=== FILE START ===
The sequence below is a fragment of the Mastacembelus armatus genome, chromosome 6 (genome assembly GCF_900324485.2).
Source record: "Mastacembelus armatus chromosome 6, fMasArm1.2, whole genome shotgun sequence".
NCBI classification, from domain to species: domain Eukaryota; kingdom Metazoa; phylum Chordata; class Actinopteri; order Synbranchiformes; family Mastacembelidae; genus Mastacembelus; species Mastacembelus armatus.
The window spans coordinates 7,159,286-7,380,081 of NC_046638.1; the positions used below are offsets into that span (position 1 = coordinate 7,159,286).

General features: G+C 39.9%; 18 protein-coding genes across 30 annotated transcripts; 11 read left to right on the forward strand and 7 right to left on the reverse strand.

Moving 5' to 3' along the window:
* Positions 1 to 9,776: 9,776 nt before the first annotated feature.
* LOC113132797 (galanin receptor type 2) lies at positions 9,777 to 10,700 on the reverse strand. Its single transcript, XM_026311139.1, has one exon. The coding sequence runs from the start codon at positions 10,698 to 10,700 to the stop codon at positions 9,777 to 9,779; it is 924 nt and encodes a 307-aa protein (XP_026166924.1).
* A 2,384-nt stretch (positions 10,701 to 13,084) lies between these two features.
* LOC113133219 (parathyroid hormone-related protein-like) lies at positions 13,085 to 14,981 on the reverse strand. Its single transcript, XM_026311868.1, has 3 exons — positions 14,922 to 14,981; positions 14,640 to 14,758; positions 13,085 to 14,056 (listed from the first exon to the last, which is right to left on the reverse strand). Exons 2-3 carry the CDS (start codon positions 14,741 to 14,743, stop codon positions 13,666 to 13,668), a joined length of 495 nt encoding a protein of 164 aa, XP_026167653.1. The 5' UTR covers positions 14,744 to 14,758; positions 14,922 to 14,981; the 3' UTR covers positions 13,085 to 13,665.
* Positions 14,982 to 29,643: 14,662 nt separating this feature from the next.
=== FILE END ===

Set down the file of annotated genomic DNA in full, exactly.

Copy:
The sequence below is a fragment of the Mastacembelus armatus genome, chromosome 6 (genome assembly GCF_900324485.2).
Source record: "Mastacembelus armatus chromosome 6, fMasArm1.2, whole genome shotgun sequence".
NCBI classification, from domain to species: domain Eukaryota; kingdom Metazoa; phylum Chordata; class Actinopteri; order Synbranchiformes; family Mastacembelidae; genus Mastacembelus; species Mastacembelus armatus.
The window spans coordinates 7,159,286-7,380,081 of NC_046638.1; the positions used below are offsets into that span (position 1 = coordinate 7,159,286).

General features: G+C 39.9%; 18 protein-coding genes across 30 annotated transcripts; 11 read left to right on the forward strand and 7 right to left on the reverse strand.

Moving 5' to 3' along the window:
* Positions 1 to 9,776: 9,776 nt before the first annotated feature.
* LOC113132797 (galanin receptor type 2) lies at positions 9,777 to 10,700 on the reverse strand. Its single transcript, XM_026311139.1, has one exon. The coding sequence runs from the start codon at positions 10,698 to 10,700 to the stop codon at positions 9,777 to 9,779; it is 924 nt and encodes a 307-aa protein (XP_026166924.1).
* A 2,384-nt stretch (positions 10,701 to 13,084) lies between these two features.
* LOC113133219 (parathyroid hormone-related protein-like) lies at positions 13,085 to 14,981 on the reverse strand. Its single transcript, XM_026311868.1, has 3 exons — positions 14,922 to 14,981; positions 14,640 to 14,758; positions 13,085 to 14,056 (listed from the first exon to the last, which is right to left on the reverse strand). Exons 2-3 carry the CDS (start codon positions 14,741 to 14,743, stop codon positions 13,666 to 13,668), a joined length of 495 nt encoding a protein of 164 aa, XP_026167653.1. The 5' UTR covers positions 14,744 to 14,758; positions 14,922 to 14,981; the 3' UTR covers positions 13,085 to 13,665.
* Positions 14,982 to 29,643: 14,662 nt separating this feature from the next.